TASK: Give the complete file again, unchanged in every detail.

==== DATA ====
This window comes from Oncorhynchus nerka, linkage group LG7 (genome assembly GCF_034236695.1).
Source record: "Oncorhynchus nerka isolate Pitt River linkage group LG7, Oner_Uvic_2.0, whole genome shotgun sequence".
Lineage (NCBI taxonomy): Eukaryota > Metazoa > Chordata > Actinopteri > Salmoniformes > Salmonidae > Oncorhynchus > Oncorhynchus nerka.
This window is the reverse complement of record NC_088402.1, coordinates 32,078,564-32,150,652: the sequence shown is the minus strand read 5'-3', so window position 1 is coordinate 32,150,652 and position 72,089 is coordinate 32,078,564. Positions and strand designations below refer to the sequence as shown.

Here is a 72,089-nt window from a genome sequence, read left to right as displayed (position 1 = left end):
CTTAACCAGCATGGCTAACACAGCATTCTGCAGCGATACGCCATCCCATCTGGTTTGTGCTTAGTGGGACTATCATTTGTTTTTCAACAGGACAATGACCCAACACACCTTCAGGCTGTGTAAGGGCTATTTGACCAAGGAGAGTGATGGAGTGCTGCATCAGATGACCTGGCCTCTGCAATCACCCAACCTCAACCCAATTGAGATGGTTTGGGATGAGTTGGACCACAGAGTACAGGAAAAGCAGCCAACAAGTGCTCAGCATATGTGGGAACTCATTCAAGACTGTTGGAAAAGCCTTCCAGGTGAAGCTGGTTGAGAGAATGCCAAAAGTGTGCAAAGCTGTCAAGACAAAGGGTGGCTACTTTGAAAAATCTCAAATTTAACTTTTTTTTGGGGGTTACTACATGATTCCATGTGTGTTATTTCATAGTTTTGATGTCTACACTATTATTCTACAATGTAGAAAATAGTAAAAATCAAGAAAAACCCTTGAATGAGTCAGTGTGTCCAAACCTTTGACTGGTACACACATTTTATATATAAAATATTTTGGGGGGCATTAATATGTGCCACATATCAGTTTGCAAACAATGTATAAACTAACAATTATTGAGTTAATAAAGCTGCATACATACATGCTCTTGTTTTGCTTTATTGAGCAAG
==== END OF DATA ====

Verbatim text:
This window comes from Oncorhynchus nerka, linkage group LG7 (genome assembly GCF_034236695.1).
Source record: "Oncorhynchus nerka isolate Pitt River linkage group LG7, Oner_Uvic_2.0, whole genome shotgun sequence".
Lineage (NCBI taxonomy): Eukaryota > Metazoa > Chordata > Actinopteri > Salmoniformes > Salmonidae > Oncorhynchus > Oncorhynchus nerka.
This window is the reverse complement of record NC_088402.1, coordinates 32,078,564-32,150,652: the sequence shown is the minus strand read 5'-3', so window position 1 is coordinate 32,150,652 and position 72,089 is coordinate 32,078,564. Positions and strand designations below refer to the sequence as shown.

Here is a 72,089-nt window from a genome sequence, read left to right as displayed (position 1 = left end):
CTTAACCAGCATGGCTAACACAGCATTCTGCAGCGATACGCCATCCCATCTGGTTTGTGCTTAGTGGGACTATCATTTGTTTTTCAACAGGACAATGACCCAACACACCTTCAGGCTGTGTAAGGGCTATTTGACCAAGGAGAGTGATGGAGTGCTGCATCAGATGACCTGGCCTCTGCAATCACCCAACCTCAACCCAATTGAGATGGTTTGGGATGAGTTGGACCACAGAGTACAGGAAAAGCAGCCAACAAGTGCTCAGCATATGTGGGAACTCATTCAAGACTGTTGGAAAAGCCTTCCAGGTGAAGCTGGTTGAGAGAATGCCAAAAGTGTGCAAAGCTGTCAAGACAAAGGGTGGCTACTTTGAAAAATCTCAAATTTAACTTTTTTTTGGGGGTTACTACATGATTCCATGTGTGTTATTTCATAGTTTTGATGTCTACACTATTATTCTACAATGTAGAAAATAGTAAAAATCAAGAAAAACCCTTGAATGAGTCAGTGTGTCCAAACCTTTGACTGGTACACACATTTTATATATAAAATATTTTGGGGGGCATTAATATGTGCCACATATCAGTTTGCAAACAATGTATAAACTAACAATTATTGAGTTAATAAAGCTGCATACATACATGCTCTTGTTTTGCTTTATTGAGCAAG